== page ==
CHIME asks ONC to think harder about metadata

By Mike Miliard
10:50 AM

The College of Healthcare Information Management has urged ONC to "study the complex issues" surrounding metadata standards "more closely," imploring officials to work with industry partners to develop and test those standards before any broader regulatory action is taken.

Writing in response to an advanced notice of proposed rulemaking on the use of metadata standards to support health data exchange, CHIME officials told the Office of the National Coordinator for Health IT that current thinking around metadata standards needs further investigation through established processes before being codified into regulations.

[See also: ONC seeks input on EHR metadata.]

Metadata is descriptive information that helps computer systems understand where data originated and how it has changed over time; it describes what data means and how data should be used. That ability will enable health information to "follow" the patient when it is needed, no matter the time or the place, without compromising privacy concerns.

Two initiatives being undertaken by ONC to help inform metadata and health information exchange include Query Health and Data Segmentation. Together, these pilot projects are expected to advance understanding of how metadata could be used within healthcare, but they are very early in development.

CHIME officials believe that these and other initiatives hold promise, but that metadata standards currently being considered for use are underdeveloped. They recommend that ONC investigate metadata standards using an inclusive volunteer network of technical experts established through the Standards Interoperability Framework.

“Presently, we do not believe there is consensus around HL7 CDA R2 header syntax, or any other metadata standards, that could be implemented across the healthcare ecosystem in time for Stage 2 Meaningful Use,” said officials in comments submitted Wednesday.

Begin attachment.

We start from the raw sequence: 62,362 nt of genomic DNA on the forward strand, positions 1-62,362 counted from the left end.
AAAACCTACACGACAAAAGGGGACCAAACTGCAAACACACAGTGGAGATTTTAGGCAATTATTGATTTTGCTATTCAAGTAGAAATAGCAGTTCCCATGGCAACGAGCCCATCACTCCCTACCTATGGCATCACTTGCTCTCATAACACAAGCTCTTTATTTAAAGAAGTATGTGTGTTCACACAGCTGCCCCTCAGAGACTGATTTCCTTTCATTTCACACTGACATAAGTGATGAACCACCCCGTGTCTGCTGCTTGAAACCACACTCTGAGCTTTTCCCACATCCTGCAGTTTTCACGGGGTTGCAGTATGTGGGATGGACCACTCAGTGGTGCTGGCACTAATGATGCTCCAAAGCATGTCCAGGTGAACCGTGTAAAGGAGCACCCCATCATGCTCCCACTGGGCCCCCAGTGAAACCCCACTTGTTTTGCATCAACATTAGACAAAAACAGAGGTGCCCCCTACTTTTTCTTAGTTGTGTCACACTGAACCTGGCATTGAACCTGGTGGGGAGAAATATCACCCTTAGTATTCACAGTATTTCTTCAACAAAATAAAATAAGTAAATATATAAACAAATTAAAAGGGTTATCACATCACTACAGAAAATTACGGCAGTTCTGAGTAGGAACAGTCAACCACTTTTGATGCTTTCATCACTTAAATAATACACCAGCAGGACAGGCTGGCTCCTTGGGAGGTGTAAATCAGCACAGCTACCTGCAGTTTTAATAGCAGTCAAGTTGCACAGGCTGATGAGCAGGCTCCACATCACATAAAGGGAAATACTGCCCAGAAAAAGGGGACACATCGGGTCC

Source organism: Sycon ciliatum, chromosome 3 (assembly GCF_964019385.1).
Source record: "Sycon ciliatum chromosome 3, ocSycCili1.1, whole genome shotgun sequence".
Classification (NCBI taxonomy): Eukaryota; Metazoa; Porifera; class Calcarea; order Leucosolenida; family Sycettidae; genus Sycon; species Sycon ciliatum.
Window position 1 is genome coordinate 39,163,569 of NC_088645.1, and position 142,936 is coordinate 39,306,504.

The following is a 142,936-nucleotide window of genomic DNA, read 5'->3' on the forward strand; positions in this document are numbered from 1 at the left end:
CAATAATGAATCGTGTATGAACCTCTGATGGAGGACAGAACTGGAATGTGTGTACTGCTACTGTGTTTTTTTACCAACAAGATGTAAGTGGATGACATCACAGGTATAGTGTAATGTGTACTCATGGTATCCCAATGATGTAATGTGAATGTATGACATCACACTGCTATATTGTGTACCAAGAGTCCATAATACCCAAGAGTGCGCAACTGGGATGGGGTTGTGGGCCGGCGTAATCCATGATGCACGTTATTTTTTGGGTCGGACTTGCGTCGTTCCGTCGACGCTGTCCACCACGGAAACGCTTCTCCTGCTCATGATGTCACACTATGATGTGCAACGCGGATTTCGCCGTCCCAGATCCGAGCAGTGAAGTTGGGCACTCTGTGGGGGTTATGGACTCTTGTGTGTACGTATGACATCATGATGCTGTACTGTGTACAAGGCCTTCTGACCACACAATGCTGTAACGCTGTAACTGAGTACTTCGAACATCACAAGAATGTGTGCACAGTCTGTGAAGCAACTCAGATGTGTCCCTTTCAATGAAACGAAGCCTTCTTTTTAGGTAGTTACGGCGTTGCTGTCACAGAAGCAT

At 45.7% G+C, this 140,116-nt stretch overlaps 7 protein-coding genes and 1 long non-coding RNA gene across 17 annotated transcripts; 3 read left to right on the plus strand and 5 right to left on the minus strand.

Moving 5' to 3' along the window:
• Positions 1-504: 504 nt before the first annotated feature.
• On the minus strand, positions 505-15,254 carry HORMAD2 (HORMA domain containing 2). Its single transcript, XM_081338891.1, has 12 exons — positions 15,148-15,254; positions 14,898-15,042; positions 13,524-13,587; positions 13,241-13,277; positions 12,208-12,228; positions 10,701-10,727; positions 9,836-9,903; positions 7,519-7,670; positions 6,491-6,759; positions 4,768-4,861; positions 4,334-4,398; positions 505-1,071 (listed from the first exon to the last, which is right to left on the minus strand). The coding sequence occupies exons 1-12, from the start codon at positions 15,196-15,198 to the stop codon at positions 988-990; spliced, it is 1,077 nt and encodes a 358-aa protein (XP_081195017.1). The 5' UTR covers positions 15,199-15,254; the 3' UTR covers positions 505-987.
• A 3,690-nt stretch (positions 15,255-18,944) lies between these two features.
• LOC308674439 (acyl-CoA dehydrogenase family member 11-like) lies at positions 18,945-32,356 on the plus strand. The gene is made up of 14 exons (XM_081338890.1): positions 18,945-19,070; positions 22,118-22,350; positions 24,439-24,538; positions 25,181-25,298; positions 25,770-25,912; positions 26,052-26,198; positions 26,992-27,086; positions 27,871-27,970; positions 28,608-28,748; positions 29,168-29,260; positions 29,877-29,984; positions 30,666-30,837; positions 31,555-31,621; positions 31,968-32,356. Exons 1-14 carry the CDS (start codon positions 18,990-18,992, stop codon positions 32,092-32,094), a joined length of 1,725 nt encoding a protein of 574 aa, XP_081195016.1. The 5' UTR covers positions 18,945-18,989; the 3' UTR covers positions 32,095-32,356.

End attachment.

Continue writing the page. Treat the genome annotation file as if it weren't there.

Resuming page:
“CHIME recommends that ONC push forward with Query Health, Data Segmentation and other initiatives relating to metadata inside the established Standards & Interoperability (S&I) Framework in order to fully vet the range of possible standards and assemble the needed implementation processes,” they added.

[See also: ONC to run metadata tests via HIEs.]

CHIME comments acknowledged the work conducted by ONC and industry partners since meaningful use Stage 1 certification criteria were adopted. CHIME members are among the health IT stakeholders who have been active participants in ONC pilots, such as the Direct Project.

“For those of us working on expedient and scalable ways to do agnostic EHR-to-EHR CCD (CDA family) exchanges, metadata is a very important component to get right,” said George T. Hickman, executive vice president and CIO at Albany Medical Center in Albany, N.Y. “We’re making strides in New York to demonstrate use cases with implementable outcomes for exchange, but to undertake an industry-wide pilot project that requires vendors to develop and providers to implement metadata standards is more than a stretch.”

Instead, CHIME urges ONC to use its existing channels of collaboration to test standards and protocols more extensively in preparation for Stage 3 of meaningful use.

“What we’re saying is not news to the Office of the National Coordinator,” said Sharon Canner, senior director of advocacy programs with CHIME. “In June, the HIT Standards Committee recommended that ONC conduct further testing and evaluation prior to proposing any metadata standards in rulemaking.”

CHIME officials agree that metadata holds great promise to help advance electronic health information exchange across a variety of different architectures, and so the organization has offered its services to help ONC establish implementation guidelines to ensure that protocols can scale across the provider community.

Click here to read CHIME’s comments (PDF).